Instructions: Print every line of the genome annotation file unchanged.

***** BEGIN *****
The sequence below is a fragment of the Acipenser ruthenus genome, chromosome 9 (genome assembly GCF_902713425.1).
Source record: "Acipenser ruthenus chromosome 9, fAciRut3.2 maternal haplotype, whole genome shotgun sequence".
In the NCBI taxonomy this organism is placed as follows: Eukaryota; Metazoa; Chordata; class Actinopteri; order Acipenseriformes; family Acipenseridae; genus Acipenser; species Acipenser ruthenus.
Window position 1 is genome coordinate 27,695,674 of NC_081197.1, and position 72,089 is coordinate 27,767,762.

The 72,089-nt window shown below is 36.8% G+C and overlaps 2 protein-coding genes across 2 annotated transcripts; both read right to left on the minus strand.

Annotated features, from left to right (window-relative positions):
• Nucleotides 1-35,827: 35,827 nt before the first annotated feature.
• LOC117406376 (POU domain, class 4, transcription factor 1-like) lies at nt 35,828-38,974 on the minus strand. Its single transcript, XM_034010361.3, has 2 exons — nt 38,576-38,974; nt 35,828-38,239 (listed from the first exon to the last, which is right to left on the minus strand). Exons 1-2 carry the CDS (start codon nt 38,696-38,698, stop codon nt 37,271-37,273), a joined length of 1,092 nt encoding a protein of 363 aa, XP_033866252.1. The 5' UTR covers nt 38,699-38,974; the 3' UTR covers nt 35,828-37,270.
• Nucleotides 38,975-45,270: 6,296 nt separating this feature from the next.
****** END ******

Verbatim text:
The sequence below is a fragment of the Acipenser ruthenus genome, chromosome 9 (genome assembly GCF_902713425.1).
Source record: "Acipenser ruthenus chromosome 9, fAciRut3.2 maternal haplotype, whole genome shotgun sequence".
In the NCBI taxonomy this organism is placed as follows: Eukaryota; Metazoa; Chordata; class Actinopteri; order Acipenseriformes; family Acipenseridae; genus Acipenser; species Acipenser ruthenus.
Window position 1 is genome coordinate 27,695,674 of NC_081197.1, and position 72,089 is coordinate 27,767,762.

The 72,089-nt window shown below is 36.8% G+C and overlaps 2 protein-coding genes across 2 annotated transcripts; both read right to left on the minus strand.

Annotated features, from left to right (window-relative positions):
• Nucleotides 1-35,827: 35,827 nt before the first annotated feature.
• LOC117406376 (POU domain, class 4, transcription factor 1-like) lies at nt 35,828-38,974 on the minus strand. Its single transcript, XM_034010361.3, has 2 exons — nt 38,576-38,974; nt 35,828-38,239 (listed from the first exon to the last, which is right to left on the minus strand). Exons 1-2 carry the CDS (start codon nt 38,696-38,698, stop codon nt 37,271-37,273), a joined length of 1,092 nt encoding a protein of 363 aa, XP_033866252.1. The 5' UTR covers nt 38,699-38,974; the 3' UTR covers nt 35,828-37,270.
• Nucleotides 38,975-45,270: 6,296 nt separating this feature from the next.